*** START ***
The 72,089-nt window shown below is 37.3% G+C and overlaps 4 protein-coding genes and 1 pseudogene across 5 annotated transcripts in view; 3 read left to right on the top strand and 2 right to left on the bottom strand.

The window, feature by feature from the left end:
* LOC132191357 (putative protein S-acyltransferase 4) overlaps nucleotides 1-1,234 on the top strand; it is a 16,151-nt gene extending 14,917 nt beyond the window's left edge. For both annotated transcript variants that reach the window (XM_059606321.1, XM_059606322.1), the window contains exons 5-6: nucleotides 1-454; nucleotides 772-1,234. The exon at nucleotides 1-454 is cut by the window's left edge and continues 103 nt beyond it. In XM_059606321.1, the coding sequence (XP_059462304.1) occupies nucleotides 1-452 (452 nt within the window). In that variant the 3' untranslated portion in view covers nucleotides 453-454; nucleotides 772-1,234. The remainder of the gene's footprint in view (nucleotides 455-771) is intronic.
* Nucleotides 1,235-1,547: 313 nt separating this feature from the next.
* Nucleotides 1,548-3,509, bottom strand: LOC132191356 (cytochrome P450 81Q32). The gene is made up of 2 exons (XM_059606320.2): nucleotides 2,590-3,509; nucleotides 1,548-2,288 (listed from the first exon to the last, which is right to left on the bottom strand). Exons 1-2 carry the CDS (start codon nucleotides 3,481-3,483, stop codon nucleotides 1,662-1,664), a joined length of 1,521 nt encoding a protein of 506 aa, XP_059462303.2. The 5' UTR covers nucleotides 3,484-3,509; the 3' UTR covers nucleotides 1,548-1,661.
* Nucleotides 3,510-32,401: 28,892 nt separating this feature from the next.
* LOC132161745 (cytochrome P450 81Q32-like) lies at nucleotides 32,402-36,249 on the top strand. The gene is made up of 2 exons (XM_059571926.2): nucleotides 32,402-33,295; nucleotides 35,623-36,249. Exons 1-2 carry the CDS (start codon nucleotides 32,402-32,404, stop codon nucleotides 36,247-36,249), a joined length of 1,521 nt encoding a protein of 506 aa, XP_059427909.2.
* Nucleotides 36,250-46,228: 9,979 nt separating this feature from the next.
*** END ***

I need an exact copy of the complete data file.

The 72,089-nt window shown below is 37.3% G+C and overlaps 4 protein-coding genes and 1 pseudogene across 5 annotated transcripts in view; 3 read left to right on the top strand and 2 right to left on the bottom strand.

The window, feature by feature from the left end:
* LOC132191357 (putative protein S-acyltransferase 4) overlaps nucleotides 1-1,234 on the top strand; it is a 16,151-nt gene extending 14,917 nt beyond the window's left edge. For both annotated transcript variants that reach the window (XM_059606321.1, XM_059606322.1), the window contains exons 5-6: nucleotides 1-454; nucleotides 772-1,234. The exon at nucleotides 1-454 is cut by the window's left edge and continues 103 nt beyond it. In XM_059606321.1, the coding sequence (XP_059462304.1) occupies nucleotides 1-452 (452 nt within the window). In that variant the 3' untranslated portion in view covers nucleotides 453-454; nucleotides 772-1,234. The remainder of the gene's footprint in view (nucleotides 455-771) is intronic.
* Nucleotides 1,235-1,547: 313 nt separating this feature from the next.
* Nucleotides 1,548-3,509, bottom strand: LOC132191356 (cytochrome P450 81Q32). The gene is made up of 2 exons (XM_059606320.2): nucleotides 2,590-3,509; nucleotides 1,548-2,288 (listed from the first exon to the last, which is right to left on the bottom strand). Exons 1-2 carry the CDS (start codon nucleotides 3,481-3,483, stop codon nucleotides 1,662-1,664), a joined length of 1,521 nt encoding a protein of 506 aa, XP_059462303.2. The 5' UTR covers nucleotides 3,484-3,509; the 3' UTR covers nucleotides 1,548-1,661.
* Nucleotides 3,510-32,401: 28,892 nt separating this feature from the next.
* LOC132161745 (cytochrome P450 81Q32-like) lies at nucleotides 32,402-36,249 on the top strand. The gene is made up of 2 exons (XM_059571926.2): nucleotides 32,402-33,295; nucleotides 35,623-36,249. Exons 1-2 carry the CDS (start codon nucleotides 32,402-32,404, stop codon nucleotides 36,247-36,249), a joined length of 1,521 nt encoding a protein of 506 aa, XP_059427909.2.
* Nucleotides 36,250-46,228: 9,979 nt separating this feature from the next.